Filmmakers eye TV profit, go for cuts to lose ‘A’ tag
Following a long-standing tiff between the CBFC and film producers last year, broadcasters decided not to buy films rated 'A'. "Given the revenues that TV contributes in film production these days, it is natural for producers to create content that can be easily passed as U or U/A," said Sunir Kheterpal, former COO, Big Pictures.
The Bhatt camp, which is known for bold films, for instance, is currently producing two films — Murder 3 and Aashiqui 2 — that have got U/A and U certificates, respectively. "It is not that we have never produced non-adult films, but yes, it is in everybody's interest to make films that draw larger audiences," said Mukesh Bhatt, producer and vice-president of Film and TV Producers Guild of India.
"Adult films may be a huge draw in theatres but they make no commercial sense on TV. Such films cannot be aired during the day time or prime time. Instead, they have to be telecast after 11 pm, which means smaller viewership and therefore, less advertising," said Uday Singh, managing director of Motion Picture Association India Pvt Ltd.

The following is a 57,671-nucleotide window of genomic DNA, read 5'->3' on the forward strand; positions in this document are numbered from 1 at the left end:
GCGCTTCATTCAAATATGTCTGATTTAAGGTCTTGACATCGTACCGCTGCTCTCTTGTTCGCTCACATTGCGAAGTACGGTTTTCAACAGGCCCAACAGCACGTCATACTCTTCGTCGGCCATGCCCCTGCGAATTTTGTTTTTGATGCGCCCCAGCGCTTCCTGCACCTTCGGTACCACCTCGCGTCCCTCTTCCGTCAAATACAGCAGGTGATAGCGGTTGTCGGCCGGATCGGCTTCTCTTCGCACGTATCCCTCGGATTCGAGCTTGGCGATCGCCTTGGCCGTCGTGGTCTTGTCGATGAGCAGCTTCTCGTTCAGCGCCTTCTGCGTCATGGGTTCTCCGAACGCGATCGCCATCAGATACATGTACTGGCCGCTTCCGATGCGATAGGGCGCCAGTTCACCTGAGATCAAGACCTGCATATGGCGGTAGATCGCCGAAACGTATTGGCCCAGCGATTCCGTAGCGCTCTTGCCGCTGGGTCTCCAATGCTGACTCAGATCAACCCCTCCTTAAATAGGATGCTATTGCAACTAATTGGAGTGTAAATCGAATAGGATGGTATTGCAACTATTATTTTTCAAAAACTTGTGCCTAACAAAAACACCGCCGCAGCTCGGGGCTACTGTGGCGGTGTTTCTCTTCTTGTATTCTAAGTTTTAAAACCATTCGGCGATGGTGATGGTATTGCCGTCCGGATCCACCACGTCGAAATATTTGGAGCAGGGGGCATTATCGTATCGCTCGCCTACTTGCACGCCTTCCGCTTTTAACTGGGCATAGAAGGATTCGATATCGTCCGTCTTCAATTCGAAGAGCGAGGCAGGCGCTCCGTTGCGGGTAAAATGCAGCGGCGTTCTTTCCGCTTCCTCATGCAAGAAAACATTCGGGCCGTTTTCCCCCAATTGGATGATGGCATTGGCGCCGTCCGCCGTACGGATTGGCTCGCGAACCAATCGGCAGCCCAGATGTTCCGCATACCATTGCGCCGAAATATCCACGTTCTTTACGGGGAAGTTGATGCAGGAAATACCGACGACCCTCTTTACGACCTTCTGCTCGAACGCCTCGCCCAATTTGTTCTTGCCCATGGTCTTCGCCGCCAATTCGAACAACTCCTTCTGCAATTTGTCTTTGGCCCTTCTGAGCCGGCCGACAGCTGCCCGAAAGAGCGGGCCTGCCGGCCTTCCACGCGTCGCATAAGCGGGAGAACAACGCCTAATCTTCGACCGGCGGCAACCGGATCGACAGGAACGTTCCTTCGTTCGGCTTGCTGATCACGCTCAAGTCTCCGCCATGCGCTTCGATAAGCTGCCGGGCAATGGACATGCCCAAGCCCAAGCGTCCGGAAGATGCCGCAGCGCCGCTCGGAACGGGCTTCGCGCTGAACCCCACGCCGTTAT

Broadcast rights fetch producers hefty amounts that range from Rs 4-5 crore for small budget films to Rs 45-50 crore for big titles. The maths changes drastically if a film is pushed beyond 11 pm. Private broadcasters, as per their self-regulation guidelines, do not air adult content during the day time. A former executive of Multi-Screen Media Ltd (former Sony Entertainment), which had bought broadcast rights of Dirty Picture, said that the network suffered losses because of the cuts and late night telecast of the film.
"We bought Gangs of Wasseypur last year, but haven't aired it as yet because the 11 pm slot economics doesn't justify the investment we have made in the film," said a senior executive of Colors.
As a recourse, producers of adult films have begun seeking re-certification of their films as U or U/A after suitable cuts. The CBFC initially resisted these efforts. The producers then sought the intervention of the I&B Ministry, which forced the CBFC to relent. "That is how Jism 2, Kya Super Kool Hain Hum were aired on TV. We have been so far re-certifying films, but now increasingly the sentiment within the CBFC is that adult films should not be re-certified. An adult theme cannot be justified as suitable for universal viewing even after massive cuts," said Pankaja Thakur, CEO, CBFC.